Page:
Many of today’s business leaders are finding themselves staring at an empty resume file and asking this question: if unemployment is so high, why aren’t candidates applying for my company’s open role?
It’s important to understand how the current talent market is operating—and consider why you may not be getting a steady stream of applications from qualified candidates for the job you just posted.
We’ve listed three reasons why your company may be struggling to attract those new hires and why those factors may be at play.
The good news is that companies that not only understand the talent market, but accept it and work to create an effective strategy are already positioned to be more competitive in recruiting. We’ve included some tips for how to do that too.
Three Reasons Why Candidates Aren’t Applying for Your Company’s Jobs
While these three reasons certainly aren’t exhaustive, we see that these are some of the most common reasons why organizations are struggling to hire for their open roles.
1. The candidates you’re looking for may already have jobs.
The number you see as the unemployment rate doesn’t necessarily reflect the situation across the board and throughout different industries. Just because the unemployment rate is high doesn’t mean that the open roles at your company will have an interview line out the door.
Most open jobs are currently in the hospitality or manufacturing industries. Those roles account for a disproportionate majority of positions that are currently open.
When it comes to fields like IT, engineering and sales, the United States has a fully deployed workforce, which means that many of those kinds of roles are already filled. Candidates you are targeting in those areas likely aren’t waiting for a job offer to come through because they are already employed elsewhere.
So, while unemployment rate may be high overall, the unemployment rate within your specific industry may not be high at all. It all depends on the talent you are looking for in your company’s industry.
2. Your culture and benefits aren’t compelling enough for your candidates.
The American workforce has developed new priorities and expectations for the employers they choose to work for.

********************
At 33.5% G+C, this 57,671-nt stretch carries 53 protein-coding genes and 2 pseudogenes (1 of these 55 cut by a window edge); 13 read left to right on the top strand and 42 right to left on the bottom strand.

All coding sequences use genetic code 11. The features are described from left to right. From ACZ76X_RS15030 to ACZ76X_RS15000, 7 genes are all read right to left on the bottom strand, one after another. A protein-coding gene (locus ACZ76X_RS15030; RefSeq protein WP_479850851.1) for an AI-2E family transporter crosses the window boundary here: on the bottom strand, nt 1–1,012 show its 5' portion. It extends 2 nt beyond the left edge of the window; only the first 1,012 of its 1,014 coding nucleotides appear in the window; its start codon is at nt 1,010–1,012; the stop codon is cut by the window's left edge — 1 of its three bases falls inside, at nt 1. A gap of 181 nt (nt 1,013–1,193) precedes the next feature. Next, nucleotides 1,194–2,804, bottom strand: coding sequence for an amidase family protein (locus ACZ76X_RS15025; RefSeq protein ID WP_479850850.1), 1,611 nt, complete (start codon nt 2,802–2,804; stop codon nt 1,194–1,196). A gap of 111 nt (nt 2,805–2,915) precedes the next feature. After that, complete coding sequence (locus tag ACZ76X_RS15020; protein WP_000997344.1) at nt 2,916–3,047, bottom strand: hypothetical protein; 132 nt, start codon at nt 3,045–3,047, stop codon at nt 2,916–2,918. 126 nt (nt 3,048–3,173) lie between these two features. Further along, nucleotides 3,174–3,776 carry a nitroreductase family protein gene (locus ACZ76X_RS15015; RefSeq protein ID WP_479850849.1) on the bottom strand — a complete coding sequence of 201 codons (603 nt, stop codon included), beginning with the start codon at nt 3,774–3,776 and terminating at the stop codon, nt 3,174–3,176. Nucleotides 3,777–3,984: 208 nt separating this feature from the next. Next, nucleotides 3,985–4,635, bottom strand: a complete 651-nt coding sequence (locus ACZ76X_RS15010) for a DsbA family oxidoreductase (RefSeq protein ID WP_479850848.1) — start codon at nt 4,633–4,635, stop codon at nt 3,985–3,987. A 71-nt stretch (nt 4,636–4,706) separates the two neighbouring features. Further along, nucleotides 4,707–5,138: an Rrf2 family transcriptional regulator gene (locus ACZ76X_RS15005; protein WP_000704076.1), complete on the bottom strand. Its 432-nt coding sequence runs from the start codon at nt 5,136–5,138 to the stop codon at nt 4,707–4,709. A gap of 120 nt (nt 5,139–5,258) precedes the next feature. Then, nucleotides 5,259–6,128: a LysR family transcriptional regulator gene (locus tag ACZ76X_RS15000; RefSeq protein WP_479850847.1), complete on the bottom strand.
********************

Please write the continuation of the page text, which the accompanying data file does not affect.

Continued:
If you company hasn’t evaluated your compensation models in the last few months, you may already be behind your competitors for attracting new employees. Companies are going to new heights when it comes to compensation and benefits so they can attract new people and retain the ones they have. In comparison to other companies vying for the same candidates, your offerings simply may not be the most attractive.
But it’s not just about money. Today’s employees want to work for companies that demonstrate corporate responsibility in the form of community service and philanthropy. Not to mention that employees also expect their employers to prioritize the social and environmental causes that are important to them.
If your values don’t align with the candidates you’re pursuing—or you don’t communicate your values at all—it will be difficult to convince your talent pool that your organization is the right choice.
3. You are operating in an extremely competitive market.
At the end of the day, today’s talent market is just tough. Every company is attempting to pull out all the stops in the name of attracting the sharpest new employees.
And because many candidates that companies are looking for already have jobs that are desperately trying to keep them on the payroll, the best candidates may have their pick of companies to work for. Competition is just steep.
How To Competitively Recruit Talent in Today’s Market
While the talent market is tight, there are a few tactics you can use to help your organization maintain—or create—a competitive edge.
1. Clearly define and communicate your culture and values.